There comes a time every once in a while where a musician comes through from what seems like nowhere. For me, I have been broadening my palette when it comes to searching for good music, I’ve always been one for experimentation, and yeah, sometimes, you strike gold. Taking it back to almost a year ago, the BBC Sounds Awards introduced me to East London’s BERWYN with a song named “Trap Phone”. Intertwining a collection of soulful, R&B-tinged vocals mixed seamlessly with powerful lyricism from a rap background, BERWYN had me hooked. Since then, his talents have taken me through a journey of one mixtape (DEMOTAPE/VEGA) and a bag of singles which have since been released on his latest project, which dropped today, TAPE 2/FRMALHAUT.
So when I was offered the chance to sit down with BERWYN and pick the brains of one of the most exciting artists in the UK right now, I came with an overall sense of excitement, and some rarely-felt nervousness, feelings that only arrive when I know I’m speaking with someone special.
Now, off of the back of his debut mixtape, DEMOTAPE/VEGA, BERWYN, full name Berwyn du Bois, shares his new project that takes us on a turbulent journey into inner-city life, homelessness and unrequited love, along with a longing for his relatives in his hometown of Trinidad. Sombre, skippy trap-infused records such as “I’d Rather Die Than Be Deported” capture BERWYN’s past struggles with the Home Office, while previously-released single “Rubber Bands” takes us on a different journey of lust and love, opening himself up to the world as he shares his deepest insecurities about previous love affairs.
So it’s safe to say that the Romford-raised musician lives a very musically-open and intimate life with the fans. But besides the vulnerability that comes from the music, BERWYN is feeling good right now. “Life’s hectic, manic, but it’s all good. How can I complain, man? Life is sweet. It’s hectic, crazy, busy, but I’m balancing it – I’m doing what I love when the day comes, so I could not be happier.”
Straight away, signals of humbleness struck me. Comfortably smoking by his window, his awareness to the world, and himself, instantly showed me why his music appears to be so honest. But with that amount of honesty, the deepest of emotions have to shine through every once in a while. See BERWYN’s “100,000,000” to hear lines touching on homlessness and what seem like battles with personal depression: “you know I put the P into depression,” he sings.
Music seems to be the personal muse when it comes to using the microphone as a journal and therapist. I asked BERWYN if music is his therapy, his method of clearing his mind and releasing weight from his chest.
“It used to be my therapy when I could do it when I wanted to at my own will,” he said. “I’ll be honest with you. It comes like burning yourself – it’s easy to do, but it doesn’t mean it’s easy to do. I could take this zubby and burn my hand, but it doesn’t mean it was easy to do, you know what I’m saying? So that’s what it comes like nowadays. But now I have to be open and honest with what I do, that’s a commitment I’ve made and I’ll stand by it, but you’ve got to learn when to flick that switch. It’s different now, I can record a song today, but I’ve then got to relive that song forever. When you’ve recorded the song, you’ve got to re-listen to it a million times, then once you’ve re-listened to it, you’ve got to sing it a million times!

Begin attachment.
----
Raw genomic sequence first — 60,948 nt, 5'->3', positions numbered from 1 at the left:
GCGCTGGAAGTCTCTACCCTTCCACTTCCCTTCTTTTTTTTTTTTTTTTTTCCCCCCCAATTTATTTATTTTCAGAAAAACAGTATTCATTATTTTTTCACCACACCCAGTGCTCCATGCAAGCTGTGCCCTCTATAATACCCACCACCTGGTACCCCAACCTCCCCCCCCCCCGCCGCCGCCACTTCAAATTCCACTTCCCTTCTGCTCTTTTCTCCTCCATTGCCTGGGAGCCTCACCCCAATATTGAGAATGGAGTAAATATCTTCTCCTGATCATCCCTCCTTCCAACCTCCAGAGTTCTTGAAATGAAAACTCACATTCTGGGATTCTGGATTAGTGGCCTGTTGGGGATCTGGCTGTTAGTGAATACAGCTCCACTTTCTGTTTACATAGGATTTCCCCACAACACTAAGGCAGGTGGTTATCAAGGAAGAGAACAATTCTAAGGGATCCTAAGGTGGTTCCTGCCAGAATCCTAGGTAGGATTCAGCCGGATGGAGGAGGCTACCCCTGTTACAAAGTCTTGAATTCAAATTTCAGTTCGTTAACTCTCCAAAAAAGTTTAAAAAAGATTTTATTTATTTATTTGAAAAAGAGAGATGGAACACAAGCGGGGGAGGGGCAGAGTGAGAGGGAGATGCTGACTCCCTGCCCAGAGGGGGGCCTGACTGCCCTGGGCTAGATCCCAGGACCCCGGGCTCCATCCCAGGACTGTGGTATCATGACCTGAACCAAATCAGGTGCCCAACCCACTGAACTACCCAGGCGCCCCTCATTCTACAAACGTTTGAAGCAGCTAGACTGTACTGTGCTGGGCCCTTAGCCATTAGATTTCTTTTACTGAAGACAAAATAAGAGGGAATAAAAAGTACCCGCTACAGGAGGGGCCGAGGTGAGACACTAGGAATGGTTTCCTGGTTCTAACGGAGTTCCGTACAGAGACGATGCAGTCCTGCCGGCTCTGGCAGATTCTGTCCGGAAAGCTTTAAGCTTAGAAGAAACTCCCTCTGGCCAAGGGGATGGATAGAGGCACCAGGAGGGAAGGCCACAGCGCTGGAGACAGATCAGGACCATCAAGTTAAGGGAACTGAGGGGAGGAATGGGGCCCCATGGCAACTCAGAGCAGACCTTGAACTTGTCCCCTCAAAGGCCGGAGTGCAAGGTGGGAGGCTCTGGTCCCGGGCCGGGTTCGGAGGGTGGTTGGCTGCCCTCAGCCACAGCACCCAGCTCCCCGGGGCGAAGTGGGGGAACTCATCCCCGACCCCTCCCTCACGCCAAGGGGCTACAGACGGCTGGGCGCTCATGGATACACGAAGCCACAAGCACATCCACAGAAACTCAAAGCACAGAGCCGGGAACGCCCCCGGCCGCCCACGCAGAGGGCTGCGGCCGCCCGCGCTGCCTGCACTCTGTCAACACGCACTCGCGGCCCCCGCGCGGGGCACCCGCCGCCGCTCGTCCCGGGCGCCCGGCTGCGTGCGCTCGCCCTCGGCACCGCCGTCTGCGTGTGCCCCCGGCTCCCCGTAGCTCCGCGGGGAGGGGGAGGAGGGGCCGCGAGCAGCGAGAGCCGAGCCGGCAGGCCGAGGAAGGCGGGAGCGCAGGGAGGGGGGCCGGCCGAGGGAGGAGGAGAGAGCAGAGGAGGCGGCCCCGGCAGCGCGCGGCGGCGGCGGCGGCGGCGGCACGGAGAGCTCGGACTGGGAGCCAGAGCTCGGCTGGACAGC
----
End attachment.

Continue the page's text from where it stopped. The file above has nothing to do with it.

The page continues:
“But each time you sing it, you need to realise that each person is a different person who’s paid their money to come and see you. It’s not like you can half-live the whole experience, each person in that crowd wants to see you live that experience, you know like that? So, it’s just about learning when you’re going to flick that switch and when you’re going to just be normal.”
Over the last year of listening to the music, the amount of resonations have been rare, in terms of how many tracks have touched me. I love music, and I love it even more when it connects with me. I listen to BERWYN in the same way I have been listening to Amy Winehouse for all of these years… Honest, unapologetically themselves and musically aware: sounds that don’t suit the trends of what is the ‘in’ right now, but sounds that have been written with an underlying factor of longevity. I asked BERWYN who he was listening to growing up, and who the artist was that brought the light-bulb moment of wanting to be a full-time musician.
“I can’t remember… I feel like I only really wanted to become a recording artist when I saw the likes of Ed Sheeran come up, Drake was just reaching commercial places, that was the time I wanted to do it as a day job, the rest of the time before that, it was just for the love of it. But, knowing I wanted to do it as a job… Yeah, Ed Sheeran was the one, Devlin was out there, Wretch was king of the streets, you know those days there? I would say artists like Stevie Wonder, Amy Winehouse, Aretha Franklin, these kinds of names… Yeah, I dunno, I’m sorry [laughs].”
But after hearing the names that were listed off, it all seemed to make sense after listening to TAPE 2/FOMALHAUT. Influences in the music are easy to understand when you’re told by the musician themselves, but the frequent nature of back-to-back individualism in the music allows you to realise that a new lane has been created. I wanted to know how difficult it was when it came to creating the new album.
“I’ve made like three projects! [laughs] I think the hardest part of the process was just getting over shit. We made loads of music, and picking this album, it was more of flicking through the music that we made, songs that could poetically work and line up with the title. Then it was just reworking little bits, you know, rewriting a line here, moving this here, working with samples…